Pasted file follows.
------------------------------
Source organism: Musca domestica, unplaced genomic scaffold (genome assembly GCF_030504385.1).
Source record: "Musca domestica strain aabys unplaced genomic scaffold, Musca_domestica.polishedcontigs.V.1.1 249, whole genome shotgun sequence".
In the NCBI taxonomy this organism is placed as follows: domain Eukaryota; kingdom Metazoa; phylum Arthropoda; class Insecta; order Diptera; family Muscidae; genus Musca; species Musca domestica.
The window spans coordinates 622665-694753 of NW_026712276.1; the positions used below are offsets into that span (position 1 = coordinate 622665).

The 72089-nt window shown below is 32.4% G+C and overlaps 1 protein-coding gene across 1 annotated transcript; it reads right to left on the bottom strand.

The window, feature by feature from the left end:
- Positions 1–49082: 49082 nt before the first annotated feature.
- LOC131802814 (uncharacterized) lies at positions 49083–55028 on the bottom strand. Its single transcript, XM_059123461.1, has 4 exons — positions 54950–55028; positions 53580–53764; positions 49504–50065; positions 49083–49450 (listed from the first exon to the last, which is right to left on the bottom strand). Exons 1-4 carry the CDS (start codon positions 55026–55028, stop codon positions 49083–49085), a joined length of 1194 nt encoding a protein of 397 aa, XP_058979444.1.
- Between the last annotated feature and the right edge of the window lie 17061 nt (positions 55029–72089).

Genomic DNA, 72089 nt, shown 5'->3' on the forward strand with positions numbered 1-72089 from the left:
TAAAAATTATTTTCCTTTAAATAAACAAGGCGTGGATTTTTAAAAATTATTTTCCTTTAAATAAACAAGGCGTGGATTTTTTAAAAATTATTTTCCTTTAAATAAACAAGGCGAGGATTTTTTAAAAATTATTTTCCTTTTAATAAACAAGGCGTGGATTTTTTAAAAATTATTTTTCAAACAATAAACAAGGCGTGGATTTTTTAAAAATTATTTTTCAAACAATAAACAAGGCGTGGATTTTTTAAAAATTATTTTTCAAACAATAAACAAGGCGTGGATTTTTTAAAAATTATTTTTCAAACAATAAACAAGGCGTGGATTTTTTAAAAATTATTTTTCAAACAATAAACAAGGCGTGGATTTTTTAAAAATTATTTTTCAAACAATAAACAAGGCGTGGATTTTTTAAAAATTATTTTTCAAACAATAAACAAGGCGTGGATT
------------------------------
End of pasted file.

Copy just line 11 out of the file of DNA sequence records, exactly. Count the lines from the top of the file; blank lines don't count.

TAAAAATTATTTTCCTTTAAATAAACAAGGCGTGGATTTTTAAAAATTATTTTCCTTTAAATAAACAAGGCGTGGATTTTTTAAAAATTATTTTCCTTTAAATAAACAAGGCGAGGATTTTTTAAAAATTATTTTCCTTTTAATAAACAAGGCGTGGATTTTTTAAAAATTATTTTTCAAACAATAAACAAGGCGTGGATTTTTTAAAAATTATTTTTCAAACAATAAACAAGGCGTGGATTTTTTAAAAATTATTTTTCAAACAATAAACAAGGCGTGGATTTTTTAAAAATTATTTTTCAAACAATAAACAAGGCGTGGATTTTTTAAAAATTATTTTTCAAACAATAAACAAGGCGTGGATTTTTTAAAAATTATTTTTCAAACAATAAACAAGGCGTGGATTTTTTAAAAATTATTTTTCAAACAATAAACAAGGCGTGGATT